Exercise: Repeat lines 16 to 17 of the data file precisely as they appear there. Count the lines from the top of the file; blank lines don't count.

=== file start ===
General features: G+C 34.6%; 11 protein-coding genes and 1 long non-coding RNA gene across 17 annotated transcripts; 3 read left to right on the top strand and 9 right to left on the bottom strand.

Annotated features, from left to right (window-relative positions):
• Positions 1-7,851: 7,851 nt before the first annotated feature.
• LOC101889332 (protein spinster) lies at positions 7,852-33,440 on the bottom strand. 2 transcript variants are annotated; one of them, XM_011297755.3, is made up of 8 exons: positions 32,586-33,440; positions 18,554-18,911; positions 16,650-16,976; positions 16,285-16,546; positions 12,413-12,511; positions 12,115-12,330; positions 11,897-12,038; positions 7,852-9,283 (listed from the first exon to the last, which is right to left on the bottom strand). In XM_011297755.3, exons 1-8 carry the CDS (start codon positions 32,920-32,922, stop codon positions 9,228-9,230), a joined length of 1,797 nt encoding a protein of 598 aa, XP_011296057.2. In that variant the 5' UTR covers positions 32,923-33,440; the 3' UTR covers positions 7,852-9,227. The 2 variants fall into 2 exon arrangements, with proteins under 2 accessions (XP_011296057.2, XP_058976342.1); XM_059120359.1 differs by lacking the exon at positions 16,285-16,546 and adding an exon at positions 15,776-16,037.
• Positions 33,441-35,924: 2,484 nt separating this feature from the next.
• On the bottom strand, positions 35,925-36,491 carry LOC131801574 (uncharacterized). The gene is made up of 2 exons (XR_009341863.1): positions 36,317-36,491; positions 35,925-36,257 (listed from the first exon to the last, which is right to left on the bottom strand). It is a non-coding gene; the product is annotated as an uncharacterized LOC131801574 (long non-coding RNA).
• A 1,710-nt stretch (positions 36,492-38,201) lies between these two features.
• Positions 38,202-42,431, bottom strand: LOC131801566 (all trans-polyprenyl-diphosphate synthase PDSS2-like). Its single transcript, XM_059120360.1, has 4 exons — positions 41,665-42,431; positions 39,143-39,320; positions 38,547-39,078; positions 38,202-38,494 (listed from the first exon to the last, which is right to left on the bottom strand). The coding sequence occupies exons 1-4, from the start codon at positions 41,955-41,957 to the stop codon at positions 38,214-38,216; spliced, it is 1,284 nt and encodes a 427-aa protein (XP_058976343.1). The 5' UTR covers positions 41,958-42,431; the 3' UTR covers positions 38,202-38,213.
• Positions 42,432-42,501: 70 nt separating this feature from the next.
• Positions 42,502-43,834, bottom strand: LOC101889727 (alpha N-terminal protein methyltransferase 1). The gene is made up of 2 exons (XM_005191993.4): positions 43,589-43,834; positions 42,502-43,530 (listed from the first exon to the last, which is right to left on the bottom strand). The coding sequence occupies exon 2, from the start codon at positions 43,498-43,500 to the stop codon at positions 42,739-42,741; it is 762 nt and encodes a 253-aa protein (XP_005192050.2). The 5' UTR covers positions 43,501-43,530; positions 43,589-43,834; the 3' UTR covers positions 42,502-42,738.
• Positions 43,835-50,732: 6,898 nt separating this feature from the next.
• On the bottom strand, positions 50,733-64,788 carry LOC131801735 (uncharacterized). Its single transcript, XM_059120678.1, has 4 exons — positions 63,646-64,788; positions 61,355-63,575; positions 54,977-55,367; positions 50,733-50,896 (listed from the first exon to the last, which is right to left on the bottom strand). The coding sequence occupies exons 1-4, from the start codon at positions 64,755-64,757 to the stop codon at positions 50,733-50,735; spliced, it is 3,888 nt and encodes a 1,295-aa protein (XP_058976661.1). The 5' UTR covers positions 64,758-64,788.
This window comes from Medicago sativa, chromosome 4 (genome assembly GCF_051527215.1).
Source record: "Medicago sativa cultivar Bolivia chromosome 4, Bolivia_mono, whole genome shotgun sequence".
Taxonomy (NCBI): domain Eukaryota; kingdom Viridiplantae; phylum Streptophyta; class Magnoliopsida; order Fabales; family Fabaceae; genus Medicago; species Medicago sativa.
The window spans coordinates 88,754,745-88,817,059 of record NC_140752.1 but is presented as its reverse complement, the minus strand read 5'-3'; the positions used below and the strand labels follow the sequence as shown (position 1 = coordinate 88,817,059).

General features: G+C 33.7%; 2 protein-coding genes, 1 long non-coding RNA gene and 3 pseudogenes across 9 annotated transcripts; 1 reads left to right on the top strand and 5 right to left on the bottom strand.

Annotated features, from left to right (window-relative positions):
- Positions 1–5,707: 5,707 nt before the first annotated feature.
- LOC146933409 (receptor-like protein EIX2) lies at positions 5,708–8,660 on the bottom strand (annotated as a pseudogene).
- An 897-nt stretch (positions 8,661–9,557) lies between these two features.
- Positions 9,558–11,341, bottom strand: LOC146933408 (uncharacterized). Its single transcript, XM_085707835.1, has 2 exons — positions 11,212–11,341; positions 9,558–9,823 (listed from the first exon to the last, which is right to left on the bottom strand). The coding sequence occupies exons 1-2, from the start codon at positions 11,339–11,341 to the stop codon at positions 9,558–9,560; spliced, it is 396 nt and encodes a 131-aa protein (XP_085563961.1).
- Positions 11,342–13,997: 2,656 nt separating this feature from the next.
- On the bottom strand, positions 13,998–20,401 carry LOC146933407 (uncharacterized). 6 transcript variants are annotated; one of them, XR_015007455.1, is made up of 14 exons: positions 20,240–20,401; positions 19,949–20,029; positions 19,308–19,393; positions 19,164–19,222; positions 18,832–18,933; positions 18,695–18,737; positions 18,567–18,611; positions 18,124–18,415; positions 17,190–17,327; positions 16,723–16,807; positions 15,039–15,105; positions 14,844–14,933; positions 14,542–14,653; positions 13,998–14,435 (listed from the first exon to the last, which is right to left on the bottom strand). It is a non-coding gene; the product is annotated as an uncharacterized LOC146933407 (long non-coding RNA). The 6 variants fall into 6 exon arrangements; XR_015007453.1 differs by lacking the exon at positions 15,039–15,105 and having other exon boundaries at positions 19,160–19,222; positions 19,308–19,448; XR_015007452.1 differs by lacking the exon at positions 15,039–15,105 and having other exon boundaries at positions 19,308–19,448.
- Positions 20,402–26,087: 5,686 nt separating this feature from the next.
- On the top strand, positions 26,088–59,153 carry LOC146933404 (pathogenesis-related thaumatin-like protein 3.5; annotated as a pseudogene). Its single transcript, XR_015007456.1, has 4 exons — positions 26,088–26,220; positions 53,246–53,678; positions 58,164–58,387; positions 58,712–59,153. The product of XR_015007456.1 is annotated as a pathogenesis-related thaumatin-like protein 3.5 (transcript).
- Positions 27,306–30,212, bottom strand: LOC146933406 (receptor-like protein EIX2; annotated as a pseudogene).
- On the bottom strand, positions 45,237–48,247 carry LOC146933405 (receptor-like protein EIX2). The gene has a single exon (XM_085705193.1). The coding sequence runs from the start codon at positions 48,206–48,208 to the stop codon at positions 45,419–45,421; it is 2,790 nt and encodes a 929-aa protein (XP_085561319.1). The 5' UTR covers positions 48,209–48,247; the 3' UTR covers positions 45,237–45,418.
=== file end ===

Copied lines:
The window spans coordinates 88,754,745-88,817,059 of record NC_140752.1 but is presented as its reverse complement, the minus strand read 5'-3'; the positions used below and the strand labels follow the sequence as shown (position 1 = coordinate 88,817,059).

General features: G+C 33.7%; 2 protein-coding genes, 1 long non-coding RNA gene and 3 pseudogenes across 9 annotated transcripts; 1 reads left to right on the top strand and 5 right to left on the bottom strand.